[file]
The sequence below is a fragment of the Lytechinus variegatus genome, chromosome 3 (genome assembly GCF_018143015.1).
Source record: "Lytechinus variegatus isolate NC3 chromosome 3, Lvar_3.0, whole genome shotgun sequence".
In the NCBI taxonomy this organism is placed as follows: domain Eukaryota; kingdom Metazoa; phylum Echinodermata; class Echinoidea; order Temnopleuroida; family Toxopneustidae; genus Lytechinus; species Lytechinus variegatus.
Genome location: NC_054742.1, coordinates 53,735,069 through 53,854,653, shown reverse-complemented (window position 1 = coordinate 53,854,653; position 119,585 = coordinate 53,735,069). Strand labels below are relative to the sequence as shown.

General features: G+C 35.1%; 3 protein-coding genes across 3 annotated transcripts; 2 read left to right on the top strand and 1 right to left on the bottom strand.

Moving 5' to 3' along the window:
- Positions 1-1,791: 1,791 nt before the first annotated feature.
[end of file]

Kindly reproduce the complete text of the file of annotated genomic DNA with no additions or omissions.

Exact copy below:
The sequence below is a fragment of the Lytechinus variegatus genome, chromosome 3 (genome assembly GCF_018143015.1).
Source record: "Lytechinus variegatus isolate NC3 chromosome 3, Lvar_3.0, whole genome shotgun sequence".
In the NCBI taxonomy this organism is placed as follows: domain Eukaryota; kingdom Metazoa; phylum Echinodermata; class Echinoidea; order Temnopleuroida; family Toxopneustidae; genus Lytechinus; species Lytechinus variegatus.
Genome location: NC_054742.1, coordinates 53,735,069 through 53,854,653, shown reverse-complemented (window position 1 = coordinate 53,854,653; position 119,585 = coordinate 53,735,069). Strand labels below are relative to the sequence as shown.

General features: G+C 35.1%; 3 protein-coding genes across 3 annotated transcripts; 2 read left to right on the top strand and 1 right to left on the bottom strand.

Moving 5' to 3' along the window:
- Positions 1-1,791: 1,791 nt before the first annotated feature.